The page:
• ‡ Nguyen, M., Ward Bibo, E., & Engle, J. (2012, September). Advancing to completion: Increasing degree attainment by improving graduation rates and closing gaps for Hispanic students. Retrieved from http://static.ow.ly/docs/Advancing_Hisp_U76.pdf
    • § Nguyen, M., Ward Bibo, E., & Engle, J. (2012, September). Advancing to completion: Increasing degree attainment by improving graduation rates and closing gaps for african-american students. Retrieved from http://www.edtrust.org/sites/edtrust.org/files/Advancing_AfAm.pdf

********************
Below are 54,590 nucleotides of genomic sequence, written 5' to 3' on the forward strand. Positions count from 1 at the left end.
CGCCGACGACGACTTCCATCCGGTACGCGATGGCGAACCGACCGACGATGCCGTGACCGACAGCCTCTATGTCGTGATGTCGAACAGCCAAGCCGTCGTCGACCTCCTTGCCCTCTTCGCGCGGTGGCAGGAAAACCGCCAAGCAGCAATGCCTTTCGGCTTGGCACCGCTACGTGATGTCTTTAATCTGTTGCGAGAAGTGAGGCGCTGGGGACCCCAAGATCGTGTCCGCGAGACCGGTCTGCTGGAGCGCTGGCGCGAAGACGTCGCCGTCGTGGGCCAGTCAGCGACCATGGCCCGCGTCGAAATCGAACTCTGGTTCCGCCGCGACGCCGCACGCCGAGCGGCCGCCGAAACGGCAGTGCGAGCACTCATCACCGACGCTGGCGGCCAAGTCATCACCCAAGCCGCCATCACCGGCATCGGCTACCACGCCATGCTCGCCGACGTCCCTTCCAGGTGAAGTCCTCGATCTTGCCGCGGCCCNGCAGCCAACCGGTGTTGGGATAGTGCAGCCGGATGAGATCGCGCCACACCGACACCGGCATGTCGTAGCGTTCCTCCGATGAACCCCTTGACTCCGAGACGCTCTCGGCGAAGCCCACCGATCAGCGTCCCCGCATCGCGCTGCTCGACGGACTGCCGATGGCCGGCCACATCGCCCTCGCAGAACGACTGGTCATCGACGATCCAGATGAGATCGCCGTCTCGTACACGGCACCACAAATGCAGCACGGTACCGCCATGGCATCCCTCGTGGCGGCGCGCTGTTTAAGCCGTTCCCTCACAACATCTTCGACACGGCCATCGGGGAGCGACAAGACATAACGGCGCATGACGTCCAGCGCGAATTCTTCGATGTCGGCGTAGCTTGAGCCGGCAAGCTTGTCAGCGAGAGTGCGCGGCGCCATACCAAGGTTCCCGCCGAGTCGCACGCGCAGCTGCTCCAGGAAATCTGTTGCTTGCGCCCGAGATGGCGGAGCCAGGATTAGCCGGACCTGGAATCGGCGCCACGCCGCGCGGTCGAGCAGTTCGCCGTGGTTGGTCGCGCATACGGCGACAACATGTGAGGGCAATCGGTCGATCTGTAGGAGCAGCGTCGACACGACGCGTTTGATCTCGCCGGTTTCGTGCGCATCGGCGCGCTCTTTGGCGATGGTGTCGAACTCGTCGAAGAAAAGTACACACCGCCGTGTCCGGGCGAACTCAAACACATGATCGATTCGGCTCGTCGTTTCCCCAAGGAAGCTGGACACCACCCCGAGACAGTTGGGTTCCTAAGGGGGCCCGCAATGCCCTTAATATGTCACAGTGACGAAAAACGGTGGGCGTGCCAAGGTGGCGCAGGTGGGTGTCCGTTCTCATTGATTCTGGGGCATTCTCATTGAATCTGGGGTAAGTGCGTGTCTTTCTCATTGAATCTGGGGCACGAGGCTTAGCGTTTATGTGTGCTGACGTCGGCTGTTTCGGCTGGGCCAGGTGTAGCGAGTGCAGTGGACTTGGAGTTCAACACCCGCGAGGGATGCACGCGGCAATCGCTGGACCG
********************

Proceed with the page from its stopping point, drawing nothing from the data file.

• # Huang, D., & Behara, R. (2007). Outcome-driven experiential learning with web 2.0. Journal of information system education, 18(3), 329-336.
    • ** Chickering, A., & Gamson, Z. (1987). Seven principles for good practice in undergraduate. Retrieved from http://wwwtemp.lonestar.edu/multimedia/SevenPrinciples.pdf